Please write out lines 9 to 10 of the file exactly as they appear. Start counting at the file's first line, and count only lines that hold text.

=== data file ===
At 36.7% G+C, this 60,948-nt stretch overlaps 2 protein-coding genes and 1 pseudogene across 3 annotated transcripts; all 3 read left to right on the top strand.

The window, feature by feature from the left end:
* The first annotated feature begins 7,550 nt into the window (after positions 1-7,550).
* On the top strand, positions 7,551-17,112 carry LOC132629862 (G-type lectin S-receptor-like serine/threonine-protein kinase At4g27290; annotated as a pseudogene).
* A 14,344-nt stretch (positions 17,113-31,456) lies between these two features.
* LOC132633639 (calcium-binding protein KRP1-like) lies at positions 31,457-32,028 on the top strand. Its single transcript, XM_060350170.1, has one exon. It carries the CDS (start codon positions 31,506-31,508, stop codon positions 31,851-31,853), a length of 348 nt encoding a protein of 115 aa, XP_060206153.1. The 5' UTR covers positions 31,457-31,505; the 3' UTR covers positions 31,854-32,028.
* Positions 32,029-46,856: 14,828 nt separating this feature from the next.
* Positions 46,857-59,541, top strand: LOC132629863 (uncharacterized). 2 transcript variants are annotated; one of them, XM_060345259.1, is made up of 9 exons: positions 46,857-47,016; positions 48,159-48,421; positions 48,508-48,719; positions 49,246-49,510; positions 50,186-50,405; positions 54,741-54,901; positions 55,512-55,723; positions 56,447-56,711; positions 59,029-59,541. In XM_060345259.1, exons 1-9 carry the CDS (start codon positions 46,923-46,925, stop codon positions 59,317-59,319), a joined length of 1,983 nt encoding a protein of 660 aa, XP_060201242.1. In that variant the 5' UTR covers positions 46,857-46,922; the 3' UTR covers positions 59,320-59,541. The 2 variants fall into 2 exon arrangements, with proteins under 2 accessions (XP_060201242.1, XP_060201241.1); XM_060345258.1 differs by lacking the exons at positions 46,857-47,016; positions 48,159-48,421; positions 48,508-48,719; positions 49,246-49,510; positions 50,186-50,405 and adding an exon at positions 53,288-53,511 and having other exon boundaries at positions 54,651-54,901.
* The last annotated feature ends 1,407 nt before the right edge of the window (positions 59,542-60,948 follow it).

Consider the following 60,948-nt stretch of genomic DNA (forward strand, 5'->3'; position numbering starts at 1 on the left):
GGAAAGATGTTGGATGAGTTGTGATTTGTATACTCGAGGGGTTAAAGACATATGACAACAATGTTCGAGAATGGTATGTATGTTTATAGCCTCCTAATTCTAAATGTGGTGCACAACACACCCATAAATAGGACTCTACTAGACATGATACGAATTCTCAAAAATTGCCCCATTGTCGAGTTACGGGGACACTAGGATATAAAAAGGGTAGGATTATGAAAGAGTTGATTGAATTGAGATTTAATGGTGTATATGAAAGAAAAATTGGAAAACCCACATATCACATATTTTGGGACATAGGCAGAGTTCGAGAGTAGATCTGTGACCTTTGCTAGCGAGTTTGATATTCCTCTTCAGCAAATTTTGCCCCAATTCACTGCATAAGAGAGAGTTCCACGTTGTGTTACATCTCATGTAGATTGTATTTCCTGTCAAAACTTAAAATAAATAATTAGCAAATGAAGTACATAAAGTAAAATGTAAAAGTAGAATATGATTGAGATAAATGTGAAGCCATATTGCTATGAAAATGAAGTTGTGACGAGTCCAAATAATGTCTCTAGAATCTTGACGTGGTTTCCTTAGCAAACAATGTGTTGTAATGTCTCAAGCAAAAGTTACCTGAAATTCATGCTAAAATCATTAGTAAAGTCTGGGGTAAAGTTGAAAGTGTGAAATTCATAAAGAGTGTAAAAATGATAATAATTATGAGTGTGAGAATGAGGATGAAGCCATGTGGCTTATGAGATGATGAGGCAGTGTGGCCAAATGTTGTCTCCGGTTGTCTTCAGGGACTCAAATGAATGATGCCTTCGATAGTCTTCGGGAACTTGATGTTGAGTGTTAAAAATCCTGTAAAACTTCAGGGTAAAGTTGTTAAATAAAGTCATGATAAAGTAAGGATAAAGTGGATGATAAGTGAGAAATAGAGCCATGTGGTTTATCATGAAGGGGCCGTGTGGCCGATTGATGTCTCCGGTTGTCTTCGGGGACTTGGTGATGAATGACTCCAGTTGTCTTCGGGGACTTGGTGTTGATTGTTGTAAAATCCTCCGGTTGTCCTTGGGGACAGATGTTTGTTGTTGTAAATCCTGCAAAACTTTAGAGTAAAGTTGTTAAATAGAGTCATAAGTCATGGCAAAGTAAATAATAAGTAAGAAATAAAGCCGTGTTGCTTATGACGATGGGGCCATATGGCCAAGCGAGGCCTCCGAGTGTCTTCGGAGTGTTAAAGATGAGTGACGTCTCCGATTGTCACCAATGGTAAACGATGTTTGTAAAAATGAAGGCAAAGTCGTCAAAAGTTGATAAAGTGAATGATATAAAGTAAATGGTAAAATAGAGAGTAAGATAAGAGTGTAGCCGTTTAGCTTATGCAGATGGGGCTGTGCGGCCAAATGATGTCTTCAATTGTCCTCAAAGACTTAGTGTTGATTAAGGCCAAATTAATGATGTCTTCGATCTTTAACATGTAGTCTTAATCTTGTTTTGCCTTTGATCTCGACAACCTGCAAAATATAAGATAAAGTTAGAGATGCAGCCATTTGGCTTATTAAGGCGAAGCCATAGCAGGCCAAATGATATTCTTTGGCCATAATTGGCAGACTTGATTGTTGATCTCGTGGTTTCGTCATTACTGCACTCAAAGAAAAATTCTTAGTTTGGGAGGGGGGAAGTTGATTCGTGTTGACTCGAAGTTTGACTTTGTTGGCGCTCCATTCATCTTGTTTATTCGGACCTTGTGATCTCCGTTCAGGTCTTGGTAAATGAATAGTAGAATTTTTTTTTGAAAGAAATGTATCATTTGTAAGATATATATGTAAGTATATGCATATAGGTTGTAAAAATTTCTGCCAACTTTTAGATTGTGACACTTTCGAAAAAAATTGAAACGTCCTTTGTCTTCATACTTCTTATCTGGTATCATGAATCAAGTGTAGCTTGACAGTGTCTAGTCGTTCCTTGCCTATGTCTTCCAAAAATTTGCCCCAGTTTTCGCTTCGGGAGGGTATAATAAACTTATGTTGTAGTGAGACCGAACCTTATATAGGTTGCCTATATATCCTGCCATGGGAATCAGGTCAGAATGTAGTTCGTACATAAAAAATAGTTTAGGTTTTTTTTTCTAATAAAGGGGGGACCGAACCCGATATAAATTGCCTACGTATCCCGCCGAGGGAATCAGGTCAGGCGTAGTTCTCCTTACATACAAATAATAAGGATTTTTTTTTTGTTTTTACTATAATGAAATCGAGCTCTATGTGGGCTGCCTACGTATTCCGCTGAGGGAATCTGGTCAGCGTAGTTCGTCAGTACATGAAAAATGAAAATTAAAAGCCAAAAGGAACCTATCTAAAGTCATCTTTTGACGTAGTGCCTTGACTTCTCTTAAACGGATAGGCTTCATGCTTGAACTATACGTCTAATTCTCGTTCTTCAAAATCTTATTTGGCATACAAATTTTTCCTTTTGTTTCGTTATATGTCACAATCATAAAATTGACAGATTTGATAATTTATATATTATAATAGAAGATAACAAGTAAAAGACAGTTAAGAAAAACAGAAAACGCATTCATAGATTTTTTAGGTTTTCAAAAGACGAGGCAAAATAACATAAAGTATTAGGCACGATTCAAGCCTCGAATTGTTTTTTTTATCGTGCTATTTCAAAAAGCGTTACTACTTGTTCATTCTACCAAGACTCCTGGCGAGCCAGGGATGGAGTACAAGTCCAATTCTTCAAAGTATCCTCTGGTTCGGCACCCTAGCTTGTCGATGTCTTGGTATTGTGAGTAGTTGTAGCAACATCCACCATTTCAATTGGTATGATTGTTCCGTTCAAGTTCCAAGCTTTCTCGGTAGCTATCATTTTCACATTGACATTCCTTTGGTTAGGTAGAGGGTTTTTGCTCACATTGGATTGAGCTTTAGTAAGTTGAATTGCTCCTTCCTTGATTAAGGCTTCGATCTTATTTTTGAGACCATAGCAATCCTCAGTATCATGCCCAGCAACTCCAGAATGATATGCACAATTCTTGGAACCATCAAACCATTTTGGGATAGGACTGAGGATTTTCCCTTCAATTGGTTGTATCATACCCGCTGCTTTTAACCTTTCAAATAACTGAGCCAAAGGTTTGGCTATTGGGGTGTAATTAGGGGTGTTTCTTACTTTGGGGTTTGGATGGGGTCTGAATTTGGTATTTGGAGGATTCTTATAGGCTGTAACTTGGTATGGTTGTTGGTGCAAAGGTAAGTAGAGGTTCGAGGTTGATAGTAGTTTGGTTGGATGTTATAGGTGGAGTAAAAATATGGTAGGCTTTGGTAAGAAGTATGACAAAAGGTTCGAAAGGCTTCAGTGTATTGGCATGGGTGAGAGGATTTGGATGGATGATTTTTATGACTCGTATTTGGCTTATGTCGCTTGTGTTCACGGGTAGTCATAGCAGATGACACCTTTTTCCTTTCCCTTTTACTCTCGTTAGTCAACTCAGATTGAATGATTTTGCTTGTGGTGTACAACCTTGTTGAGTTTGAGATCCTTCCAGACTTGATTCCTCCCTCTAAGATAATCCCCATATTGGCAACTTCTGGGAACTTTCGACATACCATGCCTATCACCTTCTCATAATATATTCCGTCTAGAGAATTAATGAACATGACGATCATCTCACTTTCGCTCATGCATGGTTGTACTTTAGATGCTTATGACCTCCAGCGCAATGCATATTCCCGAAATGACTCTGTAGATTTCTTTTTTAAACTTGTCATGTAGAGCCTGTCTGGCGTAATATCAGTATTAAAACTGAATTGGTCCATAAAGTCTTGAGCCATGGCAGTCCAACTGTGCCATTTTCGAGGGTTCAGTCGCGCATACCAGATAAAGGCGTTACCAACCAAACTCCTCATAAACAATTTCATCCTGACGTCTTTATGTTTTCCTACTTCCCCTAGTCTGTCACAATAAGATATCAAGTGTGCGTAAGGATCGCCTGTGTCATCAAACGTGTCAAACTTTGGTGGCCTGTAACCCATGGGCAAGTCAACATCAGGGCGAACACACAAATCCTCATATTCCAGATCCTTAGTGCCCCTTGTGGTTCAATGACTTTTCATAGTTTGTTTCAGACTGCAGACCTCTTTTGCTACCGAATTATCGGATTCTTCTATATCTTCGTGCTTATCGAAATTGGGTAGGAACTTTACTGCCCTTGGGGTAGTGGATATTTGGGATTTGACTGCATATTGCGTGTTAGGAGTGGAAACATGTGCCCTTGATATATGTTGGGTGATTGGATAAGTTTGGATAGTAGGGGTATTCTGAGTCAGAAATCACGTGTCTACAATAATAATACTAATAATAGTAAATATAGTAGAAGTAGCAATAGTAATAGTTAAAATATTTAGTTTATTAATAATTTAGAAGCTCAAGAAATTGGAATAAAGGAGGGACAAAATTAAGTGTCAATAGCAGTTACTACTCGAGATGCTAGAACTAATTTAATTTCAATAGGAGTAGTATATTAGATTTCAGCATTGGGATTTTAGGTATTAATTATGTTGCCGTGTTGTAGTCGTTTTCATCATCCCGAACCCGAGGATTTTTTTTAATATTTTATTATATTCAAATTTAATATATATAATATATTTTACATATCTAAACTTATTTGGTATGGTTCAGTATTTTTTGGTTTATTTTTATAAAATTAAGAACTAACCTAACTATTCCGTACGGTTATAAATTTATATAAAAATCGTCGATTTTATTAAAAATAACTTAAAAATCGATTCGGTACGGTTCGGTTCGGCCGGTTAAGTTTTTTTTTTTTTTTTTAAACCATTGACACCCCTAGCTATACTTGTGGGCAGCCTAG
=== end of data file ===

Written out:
* The last annotated feature ends 1,407 nt before the right edge of the window (positions 59,542-60,948 follow it).

Consider the following 60,948-nt stretch of genomic DNA (forward strand, 5'->3'; position numbering starts at 1 on the left):